Brussels VAT ruling to cost business £250m

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The Independent Online

The law allowing firms to claw back VAT on staff mileage expenses was declared illegal yesterday, provoking anger from the Treasury and fears that business could lose a concession worth £250m.

The law allowing firms to claw back VAT on staff mileage expenses was declared illegal yesterday, provoking anger from the Treasury and fears that business could lose a concession worth £250m.

The ruling from the European Court of Justice means that ministers will have to rewrite and tighten the rules to ensure that VAT is reclaimed only for business - and not private - miles. Tax laws currently allow employers to qualify for a VAT deduction on the fuel element of the mileage reimbursed to the employee.

Yesterday's ruling follows a complaint from the European Commission and highlighted that VAT could be reclaimed for mileage which might not been incurred on business. It also hinged on the fact that the system does not ensure that the fuel supplied is to the company rather than the driver. That means the company will not normally hold a VAT invoice in its name.

Dawn Primarolo, the Paymaster General, said she was "disappointed" by the decision and warned: "The European Commission will never convince the peoples of Europe that they are genuinely committed to an agenda to promote competitiveness, deregulation, enterprise and economic growth if they continue to undermine the interests of business by seeking to enforce the EC-wide VAT rules in this inflexible and impractical way."

Ministers hope the law can be redrafted so that firms do not lose their tax reimbursement for business mileage. But some business leader fear the ruling will lead to similar rebates on VAT paid on hotels and subsistence to be challenged by the European Commission.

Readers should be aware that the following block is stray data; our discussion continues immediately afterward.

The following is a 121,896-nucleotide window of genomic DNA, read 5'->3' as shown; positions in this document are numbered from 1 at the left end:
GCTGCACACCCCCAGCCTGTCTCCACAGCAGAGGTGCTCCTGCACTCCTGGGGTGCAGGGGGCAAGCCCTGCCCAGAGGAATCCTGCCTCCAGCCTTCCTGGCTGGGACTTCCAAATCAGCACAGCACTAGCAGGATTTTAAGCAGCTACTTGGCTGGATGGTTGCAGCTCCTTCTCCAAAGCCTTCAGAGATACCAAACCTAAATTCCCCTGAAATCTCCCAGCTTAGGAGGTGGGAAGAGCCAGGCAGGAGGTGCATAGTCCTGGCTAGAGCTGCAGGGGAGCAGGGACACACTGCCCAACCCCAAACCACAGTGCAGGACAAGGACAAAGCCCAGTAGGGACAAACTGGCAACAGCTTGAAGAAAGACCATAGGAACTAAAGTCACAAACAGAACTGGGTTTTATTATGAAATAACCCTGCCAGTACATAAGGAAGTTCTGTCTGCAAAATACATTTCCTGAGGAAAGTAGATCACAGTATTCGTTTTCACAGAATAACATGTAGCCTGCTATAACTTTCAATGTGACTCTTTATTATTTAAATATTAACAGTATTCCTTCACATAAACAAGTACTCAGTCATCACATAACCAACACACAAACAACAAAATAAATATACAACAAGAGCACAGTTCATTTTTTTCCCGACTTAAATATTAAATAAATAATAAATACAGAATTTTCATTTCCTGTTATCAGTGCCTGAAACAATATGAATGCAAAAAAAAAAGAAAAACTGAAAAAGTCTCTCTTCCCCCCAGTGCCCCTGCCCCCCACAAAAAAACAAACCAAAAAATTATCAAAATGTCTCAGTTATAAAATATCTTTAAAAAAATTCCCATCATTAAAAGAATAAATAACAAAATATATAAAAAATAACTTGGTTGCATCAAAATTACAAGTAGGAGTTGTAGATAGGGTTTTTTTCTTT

The chief economic adviser to the Confederation of British Industry, Ian McCafferty, said that "preventing companies qualifying for a VAT deduction on legitimate staff fuel expenses would impose significant costs on business".

He added: "It is vital that the Government consults fully with employers before any redrafting of UK tax rules so that the cost impact can be minimised."

Ashley Whittaker, the chief executive of GlobalExpense which provides expense management services for a number of blue-chip companies, said: "Many fear that this latest decision could have a knock-on effect and eventually it will be extended to all expenses reimbursed to employees that are incurred in the employees' name rather than the employers, such as hotel, food costs, phone bills and taxis."

He added that, left uncorrected, the law would force firms to ensure "that employees pay for the goods or services using a company-settled corporate credit card or fuel card and, where possible, they need to get the employer's name on the invoice, especially if this is for a hotel stay".

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